Firas Maksad

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People gather near the parliament one week after the major explosion at Beirut's harbor, in Beirut on Tuesday. (Wael Hamzeh/EPA-EFE/REX/Shutterstock)

Last week’s blast in Beirut, one of the most powerful non-nuclear explosions in history, has destroyed lives and devastated a city. It has also sharply intensified demands for change in a country that desperately needs fundamental reform.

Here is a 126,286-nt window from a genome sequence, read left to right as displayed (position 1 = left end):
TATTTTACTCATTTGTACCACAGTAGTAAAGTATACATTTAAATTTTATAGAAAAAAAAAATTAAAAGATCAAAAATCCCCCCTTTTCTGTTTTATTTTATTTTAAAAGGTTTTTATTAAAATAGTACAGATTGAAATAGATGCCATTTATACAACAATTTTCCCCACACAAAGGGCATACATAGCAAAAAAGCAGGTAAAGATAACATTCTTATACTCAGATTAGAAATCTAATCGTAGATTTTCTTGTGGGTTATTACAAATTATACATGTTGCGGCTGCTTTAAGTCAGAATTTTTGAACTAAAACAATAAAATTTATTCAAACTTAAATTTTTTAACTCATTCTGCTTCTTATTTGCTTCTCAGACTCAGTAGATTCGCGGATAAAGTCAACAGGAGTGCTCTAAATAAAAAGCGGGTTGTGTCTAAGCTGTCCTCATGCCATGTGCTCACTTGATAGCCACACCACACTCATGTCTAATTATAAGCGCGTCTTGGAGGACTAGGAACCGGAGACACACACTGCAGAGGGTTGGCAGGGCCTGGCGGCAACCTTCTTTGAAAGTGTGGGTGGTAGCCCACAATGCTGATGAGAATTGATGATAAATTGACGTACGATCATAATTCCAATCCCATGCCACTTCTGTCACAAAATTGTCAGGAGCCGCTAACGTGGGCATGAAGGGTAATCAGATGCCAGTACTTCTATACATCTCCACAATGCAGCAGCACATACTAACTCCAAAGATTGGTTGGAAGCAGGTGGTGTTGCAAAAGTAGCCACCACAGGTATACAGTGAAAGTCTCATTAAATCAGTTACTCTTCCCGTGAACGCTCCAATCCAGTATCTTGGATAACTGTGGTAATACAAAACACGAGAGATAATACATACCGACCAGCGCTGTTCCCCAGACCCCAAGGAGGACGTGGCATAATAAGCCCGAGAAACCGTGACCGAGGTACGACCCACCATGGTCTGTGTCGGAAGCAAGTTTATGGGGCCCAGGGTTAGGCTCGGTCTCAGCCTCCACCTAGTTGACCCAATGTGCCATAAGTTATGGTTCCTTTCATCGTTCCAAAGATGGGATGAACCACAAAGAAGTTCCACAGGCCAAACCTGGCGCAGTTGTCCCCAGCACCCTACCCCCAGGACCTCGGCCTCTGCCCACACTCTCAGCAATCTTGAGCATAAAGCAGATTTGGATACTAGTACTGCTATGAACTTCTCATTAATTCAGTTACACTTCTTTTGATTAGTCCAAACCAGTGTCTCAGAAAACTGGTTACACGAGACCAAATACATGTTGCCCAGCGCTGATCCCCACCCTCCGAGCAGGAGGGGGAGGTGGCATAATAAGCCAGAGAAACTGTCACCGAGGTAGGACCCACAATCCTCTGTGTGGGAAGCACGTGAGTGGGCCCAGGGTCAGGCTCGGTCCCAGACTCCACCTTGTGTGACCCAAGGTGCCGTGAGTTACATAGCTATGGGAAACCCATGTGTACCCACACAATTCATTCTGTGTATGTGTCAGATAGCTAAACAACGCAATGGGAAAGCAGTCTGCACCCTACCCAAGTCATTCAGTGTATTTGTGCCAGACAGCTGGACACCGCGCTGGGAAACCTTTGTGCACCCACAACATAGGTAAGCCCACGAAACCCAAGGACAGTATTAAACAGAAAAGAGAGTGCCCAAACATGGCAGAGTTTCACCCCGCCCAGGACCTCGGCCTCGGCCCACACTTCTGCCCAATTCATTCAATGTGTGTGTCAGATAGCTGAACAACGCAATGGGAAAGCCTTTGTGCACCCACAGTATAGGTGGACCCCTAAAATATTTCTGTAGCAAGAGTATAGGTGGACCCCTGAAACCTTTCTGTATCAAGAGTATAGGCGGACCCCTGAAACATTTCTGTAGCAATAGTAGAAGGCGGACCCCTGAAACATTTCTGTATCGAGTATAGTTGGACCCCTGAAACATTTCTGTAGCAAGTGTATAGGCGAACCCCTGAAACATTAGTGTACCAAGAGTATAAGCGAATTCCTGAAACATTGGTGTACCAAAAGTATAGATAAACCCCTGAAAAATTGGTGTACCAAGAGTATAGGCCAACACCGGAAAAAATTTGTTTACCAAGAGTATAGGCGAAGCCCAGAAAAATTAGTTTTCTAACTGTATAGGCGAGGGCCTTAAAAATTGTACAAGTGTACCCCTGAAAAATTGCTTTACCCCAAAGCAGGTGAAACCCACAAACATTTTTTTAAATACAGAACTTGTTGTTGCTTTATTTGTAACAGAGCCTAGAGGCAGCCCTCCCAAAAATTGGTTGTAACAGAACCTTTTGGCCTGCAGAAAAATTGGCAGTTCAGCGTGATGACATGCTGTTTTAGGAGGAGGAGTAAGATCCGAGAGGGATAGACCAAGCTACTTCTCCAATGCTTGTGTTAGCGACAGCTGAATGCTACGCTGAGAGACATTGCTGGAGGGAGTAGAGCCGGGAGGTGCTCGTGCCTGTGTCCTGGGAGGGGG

A wave of public anger has already forced the resignation of the government, which was composed primarily of nominal technocrats beholden to a pro-Hezbollah parliamentary coalition. But demonstrators chanting “revolution!” are making it clear that they don’t just want early elections based on an outdated electoral system; they want meaningful, lasting change, from the ground up. That won’t be possible unless the country can tackle the most fundamental problem of all: the role of Hezbollah and the political elites it has co-opted.…  Seguir leyendo »